In an interview with The Wall Street Journal, Trump said the border-adjustment tax was "too complicated." The tax would help pay for Republicans' corporate tax cut by placing a levy on imports. It also would exclude U.S. exports from being taxed, and proponents of border adjustment say it would therefore help U.S. companies compete on a level playing field with foreign companies.
The proposal could sting the energy industry in at least two ways.
First, refiners and large integrated oil companies with refining business — including Chevron — may see the cost of imported oil go up, which would make it more expensive for them to acquire the raw crude they're in the business of refining.
A border-adjusted tax also could drive up the value of the dollar. A stronger greenback would make crude oil more expensive to holders of other currencies because it is priced in U.S. dollars. So emerging nations, which are currently responsible for driving most of the demand for oil globally, may cut back on purchases as oil gets more expensive in their currency.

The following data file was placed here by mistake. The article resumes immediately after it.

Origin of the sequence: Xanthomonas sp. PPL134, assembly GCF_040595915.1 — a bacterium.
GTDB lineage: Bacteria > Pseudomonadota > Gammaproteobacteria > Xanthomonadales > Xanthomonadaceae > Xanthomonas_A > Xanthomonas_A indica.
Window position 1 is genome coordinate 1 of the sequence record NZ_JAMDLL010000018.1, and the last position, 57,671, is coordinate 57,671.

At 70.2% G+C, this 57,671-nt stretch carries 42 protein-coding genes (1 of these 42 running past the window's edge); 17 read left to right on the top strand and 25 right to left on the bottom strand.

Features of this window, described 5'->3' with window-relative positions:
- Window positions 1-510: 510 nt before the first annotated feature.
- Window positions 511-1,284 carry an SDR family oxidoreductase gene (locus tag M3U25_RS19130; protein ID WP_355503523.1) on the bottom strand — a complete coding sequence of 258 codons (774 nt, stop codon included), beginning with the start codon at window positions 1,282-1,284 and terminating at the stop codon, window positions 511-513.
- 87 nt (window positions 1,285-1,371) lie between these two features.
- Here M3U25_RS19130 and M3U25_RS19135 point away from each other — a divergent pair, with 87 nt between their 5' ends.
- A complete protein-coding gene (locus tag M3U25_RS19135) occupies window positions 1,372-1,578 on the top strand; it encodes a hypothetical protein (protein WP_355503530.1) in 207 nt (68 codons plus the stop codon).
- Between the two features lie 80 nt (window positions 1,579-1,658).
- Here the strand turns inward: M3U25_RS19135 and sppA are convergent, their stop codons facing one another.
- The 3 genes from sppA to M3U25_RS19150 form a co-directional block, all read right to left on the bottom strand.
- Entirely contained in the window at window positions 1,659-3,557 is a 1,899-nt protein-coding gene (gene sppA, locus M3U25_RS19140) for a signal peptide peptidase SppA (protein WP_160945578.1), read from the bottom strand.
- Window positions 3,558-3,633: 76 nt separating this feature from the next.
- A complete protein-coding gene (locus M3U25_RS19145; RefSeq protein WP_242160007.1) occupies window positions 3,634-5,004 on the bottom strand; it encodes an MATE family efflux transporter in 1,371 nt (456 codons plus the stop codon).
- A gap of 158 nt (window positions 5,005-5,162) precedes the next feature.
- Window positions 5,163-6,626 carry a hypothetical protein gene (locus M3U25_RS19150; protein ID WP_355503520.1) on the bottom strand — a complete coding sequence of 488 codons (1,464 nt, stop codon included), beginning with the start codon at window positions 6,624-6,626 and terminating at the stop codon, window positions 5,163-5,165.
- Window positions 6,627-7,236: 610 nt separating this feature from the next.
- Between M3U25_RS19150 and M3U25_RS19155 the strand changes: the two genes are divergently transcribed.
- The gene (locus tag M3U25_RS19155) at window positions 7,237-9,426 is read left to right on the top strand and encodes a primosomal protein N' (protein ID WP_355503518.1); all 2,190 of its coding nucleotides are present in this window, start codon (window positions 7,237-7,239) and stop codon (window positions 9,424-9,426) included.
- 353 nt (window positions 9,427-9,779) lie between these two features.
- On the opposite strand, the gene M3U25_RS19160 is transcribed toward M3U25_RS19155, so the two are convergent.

Watson said during Chevron's quarterly earnings conference call that the corporate tax system does not allow U.S. companies to compete on a level playing field, but he added that lawmakers need to "take a close look" at the potential unintended consequences of the border adjustment tax.
"I have no doubt the administration will do that and settle on the right tax reform at the end of the day," Watson said.